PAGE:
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Red Sox trying to build momentum

Jonny Gomes (right) plated Dustin Pedroia (left) and Mike Napoli (rear) on his three-run homer in the first inning.

DANNY MOLOSHOK/REUTERS

Jonny Gomes (right) plated Dustin Pedroia (left) and Mike Napoli (rear) on his three-run homer in the first inning.

LOS ANGELES — They are pushing forward. Trying hard to break this .500-or-so trap they’ve been in for five weeks. The Red Sox are 18-16 since the All-Star break and 8-10 over their last 18 games after Saturday’s 4-2 win over the Dodgers.

The Red Sox have arguably been the most consistent team in baseball. They have not lost more than three straight games all year yet they have to battle with every ounce of energy to stay in first place in the American League East because Tampa Bay refuses to go away.

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This correspondent has continually harped on the fact that the key for this team’s playoff success will be whether Clay Buchholz returns to the form that produced a 9-0 record and 1.71 ERA. Imagine where the Red Sox might be right now if Buchholz had continued that type of production since he pitched his last game on June 8? They would likely have a comfortable lead in the division.

So they have plugged along, trying to keep their heads above water.

Jon Lester offers occasional hope that the Red Sox will have another shutdown-type starter besides Buchholz when the playoffs roll around. He had a very solid 7-inning, one-run performance Saturday against the Dodgers on a pristine Southern California afternoon against the hottest team in baseball.

As Red Sox assistant hitting coach Victor Rodriguez pointed out before the game, “We’re resilient. We may lose a game or two and things don’t look so good, but we somehow find a way to put that in the past and come back and win a game. That’s what we’ve done all season.”

And that’s precisely what they did on Saturday. They had lost, 2-0, to the Dodgers Friday night, victimized by a good pitching performance by Ricky Nolasco. John Lackey’s only mistake was the difference in the game — a two-run homer by Hanley Ramirez.

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After being shut out for the 10th time this season, the Red Sox scored four runs in the first inning off a very tough lefthander, Hyun-Jin Ryu, including a three-run homer by Jonny Gomes. The Red Sox didn’t have to look back because Lester took care of the rest.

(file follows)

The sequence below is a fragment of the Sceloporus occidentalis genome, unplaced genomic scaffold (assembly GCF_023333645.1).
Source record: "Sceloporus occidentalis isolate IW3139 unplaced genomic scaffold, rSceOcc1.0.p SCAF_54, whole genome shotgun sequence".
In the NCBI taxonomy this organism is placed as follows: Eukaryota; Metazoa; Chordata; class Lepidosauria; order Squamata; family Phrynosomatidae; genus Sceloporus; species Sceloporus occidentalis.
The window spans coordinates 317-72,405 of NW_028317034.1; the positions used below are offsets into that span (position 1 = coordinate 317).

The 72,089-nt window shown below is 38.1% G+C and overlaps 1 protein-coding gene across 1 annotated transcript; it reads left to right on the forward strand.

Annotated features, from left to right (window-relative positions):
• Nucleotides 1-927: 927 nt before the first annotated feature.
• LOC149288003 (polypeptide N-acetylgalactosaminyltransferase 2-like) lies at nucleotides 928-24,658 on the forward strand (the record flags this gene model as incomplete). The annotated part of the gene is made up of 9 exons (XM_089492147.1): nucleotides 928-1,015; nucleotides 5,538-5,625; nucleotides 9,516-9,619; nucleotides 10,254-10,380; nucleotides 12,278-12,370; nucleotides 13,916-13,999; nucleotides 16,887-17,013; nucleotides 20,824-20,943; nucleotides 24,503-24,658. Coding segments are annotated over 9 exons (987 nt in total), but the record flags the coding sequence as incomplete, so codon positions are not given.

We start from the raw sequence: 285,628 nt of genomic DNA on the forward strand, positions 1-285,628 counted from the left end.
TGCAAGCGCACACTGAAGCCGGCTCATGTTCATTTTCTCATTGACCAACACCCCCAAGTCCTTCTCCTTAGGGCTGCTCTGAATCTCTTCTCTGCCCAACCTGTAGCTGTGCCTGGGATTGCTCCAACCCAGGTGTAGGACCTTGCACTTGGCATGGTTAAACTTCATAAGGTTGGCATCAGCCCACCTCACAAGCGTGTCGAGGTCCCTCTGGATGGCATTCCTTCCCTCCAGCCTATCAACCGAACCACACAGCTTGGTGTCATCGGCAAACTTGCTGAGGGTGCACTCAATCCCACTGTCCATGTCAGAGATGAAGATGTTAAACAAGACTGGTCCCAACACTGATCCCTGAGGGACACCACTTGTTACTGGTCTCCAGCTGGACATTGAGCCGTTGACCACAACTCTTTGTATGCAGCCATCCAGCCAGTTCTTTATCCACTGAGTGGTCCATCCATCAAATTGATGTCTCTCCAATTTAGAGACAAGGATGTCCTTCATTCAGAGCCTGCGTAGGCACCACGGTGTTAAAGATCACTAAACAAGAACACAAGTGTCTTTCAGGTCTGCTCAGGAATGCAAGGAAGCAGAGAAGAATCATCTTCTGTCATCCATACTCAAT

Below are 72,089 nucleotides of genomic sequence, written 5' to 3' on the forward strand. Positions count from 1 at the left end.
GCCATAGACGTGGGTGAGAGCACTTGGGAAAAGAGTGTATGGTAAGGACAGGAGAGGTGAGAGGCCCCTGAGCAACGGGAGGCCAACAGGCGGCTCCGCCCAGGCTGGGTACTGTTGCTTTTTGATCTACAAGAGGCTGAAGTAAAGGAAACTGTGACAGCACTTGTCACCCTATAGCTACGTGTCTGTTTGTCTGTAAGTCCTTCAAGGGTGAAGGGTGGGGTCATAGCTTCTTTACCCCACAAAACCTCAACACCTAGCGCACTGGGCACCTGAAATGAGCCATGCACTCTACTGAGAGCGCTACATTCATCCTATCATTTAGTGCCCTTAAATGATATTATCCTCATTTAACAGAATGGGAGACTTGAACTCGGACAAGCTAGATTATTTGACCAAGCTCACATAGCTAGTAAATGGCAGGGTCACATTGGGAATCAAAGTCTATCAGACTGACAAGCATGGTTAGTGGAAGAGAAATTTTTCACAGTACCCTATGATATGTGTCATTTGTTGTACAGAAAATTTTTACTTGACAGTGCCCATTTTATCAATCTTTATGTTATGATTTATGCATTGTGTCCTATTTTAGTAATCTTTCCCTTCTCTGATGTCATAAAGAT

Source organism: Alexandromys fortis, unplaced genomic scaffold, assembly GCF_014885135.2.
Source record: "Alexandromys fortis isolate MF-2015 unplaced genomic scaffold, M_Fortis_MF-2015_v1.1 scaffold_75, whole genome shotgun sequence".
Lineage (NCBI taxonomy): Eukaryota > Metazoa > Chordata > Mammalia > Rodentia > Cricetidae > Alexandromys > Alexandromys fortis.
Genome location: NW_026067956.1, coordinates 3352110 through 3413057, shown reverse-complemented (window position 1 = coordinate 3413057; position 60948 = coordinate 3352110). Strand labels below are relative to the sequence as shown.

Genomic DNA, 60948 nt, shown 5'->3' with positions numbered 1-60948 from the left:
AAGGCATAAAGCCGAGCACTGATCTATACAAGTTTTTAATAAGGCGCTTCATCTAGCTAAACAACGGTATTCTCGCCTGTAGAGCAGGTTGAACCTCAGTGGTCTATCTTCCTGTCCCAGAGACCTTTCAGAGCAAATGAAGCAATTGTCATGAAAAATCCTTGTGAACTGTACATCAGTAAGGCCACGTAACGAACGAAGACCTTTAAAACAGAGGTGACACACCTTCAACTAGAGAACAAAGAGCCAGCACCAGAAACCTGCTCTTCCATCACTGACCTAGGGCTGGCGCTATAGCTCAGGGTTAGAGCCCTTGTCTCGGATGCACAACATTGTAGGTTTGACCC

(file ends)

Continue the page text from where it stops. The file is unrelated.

This makes very good back-to-back performances by Lester and three straight if you take away the throwing yips he had against Toronto Aug. 14, his two errors proving costly in a 4-3 loss. Good thing for the Red Sox that teams have not bunted or made Lester make the throw to first he dreads. The circumstances have not dictated that because Lester has been pretty dominant lately.

If they are to break out of this .500 existence, the Sox will need more performances such as those by Lackey and Lester in this series. Great pitching performances can easily lift a team out of a malaise and into a strong streak. Just ask the Dodgers, who are 46-11 over their last 57 games.

The Red Sox entered Saturday with the fourth-best record in the AL behind Detroit (75-53), Texas (75-53), and Tampa Bay (73-53). That’s how tight things are right now. These records will determine whether the Sox win the division or are forced into a one-game wild-card playoff — or whether they have home-field advantage.

If they win the division they will have earned it. They have a tough schedule the rest of the way — nine games against the Orioles, who always play them tough, and seven more against the Yankees, who have found new life. They have to play at St. Petersburg against the Rays three more times. They host the Tigers for three more games at Fenway. They have to end the season in Baltimore with three games.

Maybe they never exit this .500 malaise this year and that ends up being good enough to make the playoffs.

But they can’t look at it that way. They have to go on a run, prove they’re better than the rest of the pack. That would build confidence the remainder of the way.

“The way I look at it,” said David Ross, who usually has a good handle on these topics, “the Yankees have made their run and are playing good baseball, Tampa Bay made their run. I don’t think we’ve played our best baseball yet and when we do play our best baseball, it’s over.

“The one thing we have been is consistent and that’s the one thing you’re looking for when the season starts is to be very consistent all season long. And when we get our pitching and our hitting clicking, we’re going to run away with it. Hopefully that happens in the last month and carries through into the postseason.

“The fact we haven’t lost more than three games in a row tells you a lot about our team. It tells you our pitching is good, for one, and secondly, it tells you that we have a bunch of hard-working guys who work through things quickly.”

If the Red Sox do go on a run, they would leave everyone in the dust. But can anyone really see that run from where they are right now? The Sox haven’t been a streaky team. They have won seven straight games, but that came in April when they also had a five-game winning streak. They have had two five-game winning streaks and one four-game winning streak since then.

“It’s been a grind,” Dustin Pedroia said. “We haven’t had the best schedule. A lot of time on the road. It’s been a little crazy.”

And September will be even crazier with a lot of divisional games.

They need a streak. They need a break from the .500 malaise.

Nick Cafardo can be reached at cafardo@globe.com. Follow him on Twitter @nickcafardo.

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